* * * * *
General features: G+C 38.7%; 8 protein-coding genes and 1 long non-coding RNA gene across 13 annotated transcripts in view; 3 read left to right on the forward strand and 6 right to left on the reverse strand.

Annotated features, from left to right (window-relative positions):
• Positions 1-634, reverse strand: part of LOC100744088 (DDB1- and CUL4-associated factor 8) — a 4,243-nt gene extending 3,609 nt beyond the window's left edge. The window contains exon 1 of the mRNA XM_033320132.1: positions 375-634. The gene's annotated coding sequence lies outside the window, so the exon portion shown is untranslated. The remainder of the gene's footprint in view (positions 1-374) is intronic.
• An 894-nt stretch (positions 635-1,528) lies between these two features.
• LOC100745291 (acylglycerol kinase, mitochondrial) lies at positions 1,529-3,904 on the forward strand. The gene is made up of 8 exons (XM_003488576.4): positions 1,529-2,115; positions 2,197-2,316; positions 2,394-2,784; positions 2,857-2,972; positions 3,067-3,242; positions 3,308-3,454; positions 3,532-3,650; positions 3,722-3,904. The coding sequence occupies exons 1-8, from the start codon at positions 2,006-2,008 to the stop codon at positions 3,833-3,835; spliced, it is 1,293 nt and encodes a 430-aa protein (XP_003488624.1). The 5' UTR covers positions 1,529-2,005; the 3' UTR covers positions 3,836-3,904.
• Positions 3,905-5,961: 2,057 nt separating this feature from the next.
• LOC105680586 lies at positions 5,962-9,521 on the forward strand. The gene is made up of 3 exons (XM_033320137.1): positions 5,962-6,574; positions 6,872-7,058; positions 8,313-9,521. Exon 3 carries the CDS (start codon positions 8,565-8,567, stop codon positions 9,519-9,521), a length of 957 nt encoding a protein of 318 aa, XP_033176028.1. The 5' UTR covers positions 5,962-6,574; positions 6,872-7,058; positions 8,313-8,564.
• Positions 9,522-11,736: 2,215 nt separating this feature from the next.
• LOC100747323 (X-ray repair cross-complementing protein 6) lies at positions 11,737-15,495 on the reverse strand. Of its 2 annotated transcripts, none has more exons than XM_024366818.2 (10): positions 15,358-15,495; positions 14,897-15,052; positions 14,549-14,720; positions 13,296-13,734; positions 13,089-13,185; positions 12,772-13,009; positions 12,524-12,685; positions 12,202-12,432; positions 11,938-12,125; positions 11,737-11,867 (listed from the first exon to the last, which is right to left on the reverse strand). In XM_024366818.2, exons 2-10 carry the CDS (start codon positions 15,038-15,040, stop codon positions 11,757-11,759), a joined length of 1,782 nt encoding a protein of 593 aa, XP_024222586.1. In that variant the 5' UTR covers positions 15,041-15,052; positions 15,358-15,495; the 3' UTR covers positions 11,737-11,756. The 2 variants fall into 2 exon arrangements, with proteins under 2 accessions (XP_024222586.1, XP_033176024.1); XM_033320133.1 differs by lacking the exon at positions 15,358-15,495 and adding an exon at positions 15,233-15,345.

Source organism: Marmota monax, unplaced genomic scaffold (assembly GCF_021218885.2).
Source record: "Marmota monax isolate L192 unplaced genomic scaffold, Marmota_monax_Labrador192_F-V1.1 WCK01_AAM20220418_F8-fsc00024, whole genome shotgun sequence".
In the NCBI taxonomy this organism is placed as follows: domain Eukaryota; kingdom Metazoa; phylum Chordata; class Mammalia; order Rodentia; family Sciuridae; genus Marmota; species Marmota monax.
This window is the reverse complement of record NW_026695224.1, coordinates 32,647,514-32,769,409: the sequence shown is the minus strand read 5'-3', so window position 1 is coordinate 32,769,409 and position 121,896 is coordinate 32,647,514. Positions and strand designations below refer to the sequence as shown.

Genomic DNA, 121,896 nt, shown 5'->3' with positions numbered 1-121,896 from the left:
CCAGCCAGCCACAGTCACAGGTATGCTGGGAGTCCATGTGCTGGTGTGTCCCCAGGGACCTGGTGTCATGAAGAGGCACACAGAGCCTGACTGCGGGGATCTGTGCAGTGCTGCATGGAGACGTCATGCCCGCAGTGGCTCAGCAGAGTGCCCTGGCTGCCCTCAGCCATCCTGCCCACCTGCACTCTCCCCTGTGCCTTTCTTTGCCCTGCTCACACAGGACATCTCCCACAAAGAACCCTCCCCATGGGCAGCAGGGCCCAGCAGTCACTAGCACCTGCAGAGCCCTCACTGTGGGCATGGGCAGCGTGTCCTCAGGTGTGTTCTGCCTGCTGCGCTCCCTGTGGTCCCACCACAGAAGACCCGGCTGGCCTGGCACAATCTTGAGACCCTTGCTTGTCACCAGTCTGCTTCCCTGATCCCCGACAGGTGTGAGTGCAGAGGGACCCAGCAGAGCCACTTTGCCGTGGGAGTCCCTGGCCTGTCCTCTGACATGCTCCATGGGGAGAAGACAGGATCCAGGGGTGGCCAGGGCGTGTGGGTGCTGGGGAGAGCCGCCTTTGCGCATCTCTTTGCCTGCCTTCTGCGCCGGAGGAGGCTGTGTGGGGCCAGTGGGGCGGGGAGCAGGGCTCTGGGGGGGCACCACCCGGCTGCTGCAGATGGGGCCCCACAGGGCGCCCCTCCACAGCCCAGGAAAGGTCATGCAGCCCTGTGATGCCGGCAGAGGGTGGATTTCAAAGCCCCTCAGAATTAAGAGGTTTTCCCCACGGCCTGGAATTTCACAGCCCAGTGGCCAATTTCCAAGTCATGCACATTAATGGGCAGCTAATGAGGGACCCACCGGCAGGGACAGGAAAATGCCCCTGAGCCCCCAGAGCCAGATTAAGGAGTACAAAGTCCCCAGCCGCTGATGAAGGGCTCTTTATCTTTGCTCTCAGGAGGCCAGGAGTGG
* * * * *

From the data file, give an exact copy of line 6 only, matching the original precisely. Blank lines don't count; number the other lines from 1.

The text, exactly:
• Positions 3,905-5,961: 2,057 nt separating this feature from the next.